What Does Prayer Accomplish?
What does prayer accomplish? How often have we prayed to no avail for the recovery of someone we loved dearly? I offer a personal experience as a partial answer.
Many years ago as a freshly minted rabbi, I served a two-year stint as a chaplain in the U.S. Army. Year one could not have been more satisfying. Stationed at Ft. Dix, a sprawling basic training camp in the middle of New Jersey, I ministered to a large number of Jewish inductees at a very stressful moment in their lives. In addition, I managed to take off one day a week to continue my doctoral studies at Columbia in Jewish history. I was growing at a fast pace both rabbinically and intellectually.
In March of that year, however, my world caved in. Just a few days before the bris of my first-born son I received orders for Korea. To be sure, it was ten years after a precarious truce had settled on the divided peninsula, but South Korea still embodied all the poverty and primitiveness of an underdeveloped country. I was assigned to a logistical command in Taegu far south of Seoul. The military provided no housing for the families of officers. More cautious than my wife, I decided against living on the local economy and left my family, as most married officers did, in the States.
The entry into my new post proved exceedingly difficult for me. Physical accommodations in a roomy cabin with two other chaplains, one Protestant and the other Catholic, whom I liked, were comfortable enough. But I missed my family beyond words. I also discovered that there were very few Jewish personnel to serve and resented the interruption of my course work. The books I had brought with me to study outnumbered my congregants, and I played more tennis than ever before.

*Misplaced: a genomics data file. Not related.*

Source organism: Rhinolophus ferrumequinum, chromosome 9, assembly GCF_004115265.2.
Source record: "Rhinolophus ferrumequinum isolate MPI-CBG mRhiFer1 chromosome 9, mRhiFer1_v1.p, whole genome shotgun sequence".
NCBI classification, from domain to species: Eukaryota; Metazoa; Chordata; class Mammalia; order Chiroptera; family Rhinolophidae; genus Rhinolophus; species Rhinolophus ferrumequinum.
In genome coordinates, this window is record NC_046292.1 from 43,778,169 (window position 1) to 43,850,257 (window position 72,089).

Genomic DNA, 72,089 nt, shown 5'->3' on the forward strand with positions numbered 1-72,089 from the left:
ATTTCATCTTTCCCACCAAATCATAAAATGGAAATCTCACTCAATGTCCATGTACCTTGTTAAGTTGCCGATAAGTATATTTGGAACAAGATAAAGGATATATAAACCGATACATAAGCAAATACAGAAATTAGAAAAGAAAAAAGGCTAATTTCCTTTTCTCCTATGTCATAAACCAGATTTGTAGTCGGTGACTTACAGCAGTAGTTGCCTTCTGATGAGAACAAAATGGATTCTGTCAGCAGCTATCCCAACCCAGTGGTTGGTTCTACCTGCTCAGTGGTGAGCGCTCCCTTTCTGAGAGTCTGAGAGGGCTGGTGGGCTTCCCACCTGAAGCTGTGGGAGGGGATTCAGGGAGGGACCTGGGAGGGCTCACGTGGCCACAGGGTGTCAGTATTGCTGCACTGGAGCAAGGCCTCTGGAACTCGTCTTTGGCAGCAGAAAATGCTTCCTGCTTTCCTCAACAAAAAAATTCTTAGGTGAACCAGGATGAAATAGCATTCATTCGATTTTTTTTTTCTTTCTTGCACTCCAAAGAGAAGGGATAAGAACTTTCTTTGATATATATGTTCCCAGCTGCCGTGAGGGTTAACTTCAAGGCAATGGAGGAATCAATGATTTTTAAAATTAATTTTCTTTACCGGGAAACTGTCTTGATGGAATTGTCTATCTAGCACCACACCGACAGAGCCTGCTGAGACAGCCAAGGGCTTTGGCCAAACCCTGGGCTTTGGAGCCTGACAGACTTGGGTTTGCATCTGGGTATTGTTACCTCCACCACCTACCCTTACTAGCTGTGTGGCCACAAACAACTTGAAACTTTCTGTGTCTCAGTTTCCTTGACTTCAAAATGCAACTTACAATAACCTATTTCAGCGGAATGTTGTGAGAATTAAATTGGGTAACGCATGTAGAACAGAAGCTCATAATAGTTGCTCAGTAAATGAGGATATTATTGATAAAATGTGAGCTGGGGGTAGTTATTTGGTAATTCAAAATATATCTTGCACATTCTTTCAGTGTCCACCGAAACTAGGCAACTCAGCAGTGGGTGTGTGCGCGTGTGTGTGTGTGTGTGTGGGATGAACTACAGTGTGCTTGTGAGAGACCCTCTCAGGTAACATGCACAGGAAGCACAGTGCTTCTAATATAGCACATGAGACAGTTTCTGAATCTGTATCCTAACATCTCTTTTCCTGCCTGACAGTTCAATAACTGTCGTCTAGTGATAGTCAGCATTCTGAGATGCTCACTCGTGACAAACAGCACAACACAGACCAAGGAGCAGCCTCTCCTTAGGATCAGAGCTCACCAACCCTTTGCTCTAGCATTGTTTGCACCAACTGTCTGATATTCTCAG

One evening some time after my arrival, I sat with my new clerical friends on the porch in a particularly sour mood of self-pity. Inwardly agitated, I had long fallen silent. At one point I excused myself to daven Maariv, not out of external obligation but because I desperately needed help. That evening I prayed as if my life were at stake. Slowly and intently I recited each word out loud, filling it with the contents of my own consternation.
By the time I finished, the pall had lifted and I felt immeasurably calmer. Moreover, to my astonishment, the unrelieved darkness was never to return. Thereafter, I was able to complete my tour of duty productively, garnering new experiences, reading a lot of books in several languages and even helping a few people in trouble. I have often reflected on that transformative moment in my life. My prayers yielded no miracle; the Pentagon did not issue new orders calling me home. Instead God chose to grant me the gift to endure what could not be changed. Praying helped me regain control of myself, the attitude I should take toward my fate. It imbued me with a blend of perspective, meaning and resignation to transcend my personal crisis. Indubitably, we are surrounded by formidable constraints. Decisive is not what happens to us but within us, and here praying can make a vast difference.